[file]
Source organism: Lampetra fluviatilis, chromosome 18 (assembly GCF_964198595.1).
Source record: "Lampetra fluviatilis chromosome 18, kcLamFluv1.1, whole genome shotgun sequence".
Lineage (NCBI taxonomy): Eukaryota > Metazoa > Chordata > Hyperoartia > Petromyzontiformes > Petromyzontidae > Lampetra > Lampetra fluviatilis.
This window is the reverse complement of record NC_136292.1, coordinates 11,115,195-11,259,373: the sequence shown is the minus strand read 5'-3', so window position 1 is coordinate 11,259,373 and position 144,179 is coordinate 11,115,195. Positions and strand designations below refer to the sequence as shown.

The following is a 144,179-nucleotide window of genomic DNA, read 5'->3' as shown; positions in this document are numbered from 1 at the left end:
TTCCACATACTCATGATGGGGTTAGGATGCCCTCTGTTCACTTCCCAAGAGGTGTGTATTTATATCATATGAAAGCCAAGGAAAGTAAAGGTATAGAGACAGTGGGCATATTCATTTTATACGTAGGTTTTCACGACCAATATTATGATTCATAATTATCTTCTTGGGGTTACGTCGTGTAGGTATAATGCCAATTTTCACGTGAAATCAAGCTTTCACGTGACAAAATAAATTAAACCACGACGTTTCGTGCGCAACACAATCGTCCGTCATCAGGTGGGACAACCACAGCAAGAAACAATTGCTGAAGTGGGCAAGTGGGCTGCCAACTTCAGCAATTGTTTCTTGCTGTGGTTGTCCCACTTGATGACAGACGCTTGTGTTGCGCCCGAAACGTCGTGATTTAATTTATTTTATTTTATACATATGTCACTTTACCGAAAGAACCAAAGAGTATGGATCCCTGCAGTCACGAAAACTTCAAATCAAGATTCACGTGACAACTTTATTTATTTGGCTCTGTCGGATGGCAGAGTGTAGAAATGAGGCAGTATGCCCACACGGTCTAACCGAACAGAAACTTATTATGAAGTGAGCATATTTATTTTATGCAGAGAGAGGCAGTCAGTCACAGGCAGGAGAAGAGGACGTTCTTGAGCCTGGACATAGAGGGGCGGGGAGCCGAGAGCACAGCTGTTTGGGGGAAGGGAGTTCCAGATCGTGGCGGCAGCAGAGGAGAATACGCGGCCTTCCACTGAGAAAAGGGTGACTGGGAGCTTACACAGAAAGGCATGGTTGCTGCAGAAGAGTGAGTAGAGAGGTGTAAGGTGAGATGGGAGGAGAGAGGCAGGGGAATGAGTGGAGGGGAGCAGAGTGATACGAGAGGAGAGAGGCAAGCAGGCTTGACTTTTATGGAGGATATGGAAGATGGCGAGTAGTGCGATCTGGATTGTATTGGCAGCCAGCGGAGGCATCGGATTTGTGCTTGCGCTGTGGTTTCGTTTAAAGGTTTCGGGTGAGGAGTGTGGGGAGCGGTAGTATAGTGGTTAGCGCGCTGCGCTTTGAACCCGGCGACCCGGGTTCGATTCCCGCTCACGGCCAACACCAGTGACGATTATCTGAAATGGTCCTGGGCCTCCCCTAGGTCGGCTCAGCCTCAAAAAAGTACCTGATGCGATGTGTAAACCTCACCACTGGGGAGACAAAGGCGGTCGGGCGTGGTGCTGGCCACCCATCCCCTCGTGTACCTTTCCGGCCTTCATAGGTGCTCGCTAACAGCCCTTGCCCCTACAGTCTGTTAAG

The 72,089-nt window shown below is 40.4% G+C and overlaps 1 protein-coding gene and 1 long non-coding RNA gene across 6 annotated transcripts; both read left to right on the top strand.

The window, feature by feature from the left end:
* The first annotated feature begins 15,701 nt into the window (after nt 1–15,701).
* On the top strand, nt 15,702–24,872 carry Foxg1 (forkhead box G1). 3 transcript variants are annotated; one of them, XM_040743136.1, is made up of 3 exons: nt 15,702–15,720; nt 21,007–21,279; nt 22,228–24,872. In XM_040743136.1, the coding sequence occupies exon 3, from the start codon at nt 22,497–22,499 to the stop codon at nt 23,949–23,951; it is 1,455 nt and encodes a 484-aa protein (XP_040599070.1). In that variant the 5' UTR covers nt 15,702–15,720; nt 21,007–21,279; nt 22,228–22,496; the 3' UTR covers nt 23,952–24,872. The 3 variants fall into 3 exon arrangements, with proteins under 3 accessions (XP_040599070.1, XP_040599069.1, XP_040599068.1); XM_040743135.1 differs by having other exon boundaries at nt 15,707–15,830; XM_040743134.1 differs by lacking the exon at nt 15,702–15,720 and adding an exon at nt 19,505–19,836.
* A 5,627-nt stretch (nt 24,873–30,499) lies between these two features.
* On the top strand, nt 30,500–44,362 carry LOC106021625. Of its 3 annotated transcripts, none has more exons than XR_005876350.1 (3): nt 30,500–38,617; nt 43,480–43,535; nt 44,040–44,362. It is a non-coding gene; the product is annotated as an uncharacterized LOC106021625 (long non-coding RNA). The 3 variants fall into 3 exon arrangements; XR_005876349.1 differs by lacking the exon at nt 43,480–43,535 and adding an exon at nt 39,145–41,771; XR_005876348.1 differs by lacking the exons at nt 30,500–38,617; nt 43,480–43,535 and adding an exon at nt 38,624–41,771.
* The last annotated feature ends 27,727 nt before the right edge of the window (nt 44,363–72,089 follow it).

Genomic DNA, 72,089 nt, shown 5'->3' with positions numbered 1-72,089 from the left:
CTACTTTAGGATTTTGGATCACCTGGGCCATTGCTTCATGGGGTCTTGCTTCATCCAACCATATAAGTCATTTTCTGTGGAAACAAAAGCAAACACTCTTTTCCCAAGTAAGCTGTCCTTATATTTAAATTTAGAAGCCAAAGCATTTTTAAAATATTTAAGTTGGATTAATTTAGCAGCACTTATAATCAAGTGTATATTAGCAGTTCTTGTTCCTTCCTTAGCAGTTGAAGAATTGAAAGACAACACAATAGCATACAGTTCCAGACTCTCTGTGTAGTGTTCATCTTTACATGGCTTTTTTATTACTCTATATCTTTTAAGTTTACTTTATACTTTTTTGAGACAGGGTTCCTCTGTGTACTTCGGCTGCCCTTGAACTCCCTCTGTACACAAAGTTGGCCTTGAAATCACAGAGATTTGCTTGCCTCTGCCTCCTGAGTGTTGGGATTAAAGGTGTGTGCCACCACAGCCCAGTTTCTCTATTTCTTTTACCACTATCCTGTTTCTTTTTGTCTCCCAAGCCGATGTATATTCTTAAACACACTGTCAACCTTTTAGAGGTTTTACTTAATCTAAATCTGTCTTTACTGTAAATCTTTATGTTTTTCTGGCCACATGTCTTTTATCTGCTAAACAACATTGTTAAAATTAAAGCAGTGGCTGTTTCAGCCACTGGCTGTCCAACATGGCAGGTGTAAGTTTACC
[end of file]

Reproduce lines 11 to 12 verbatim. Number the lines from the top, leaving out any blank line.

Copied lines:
* A 5,627-nt stretch (nt 24,873–30,499) lies between these two features.
* On the top strand, nt 30,500–44,362 carry LOC106021625. Of its 3 annotated transcripts, none has more exons than XR_005876350.1 (3): nt 30,500–38,617; nt 43,480–43,535; nt 44,040–44,362. It is a non-coding gene; the product is annotated as an uncharacterized LOC106021625 (long non-coding RNA). The 3 variants fall into 3 exon arrangements; XR_005876349.1 differs by lacking the exon at nt 43,480–43,535 and adding an exon at nt 39,145–41,771; XR_005876348.1 differs by lacking the exons at nt 30,500–38,617; nt 43,480–43,535 and adding an exon at nt 38,624–41,771.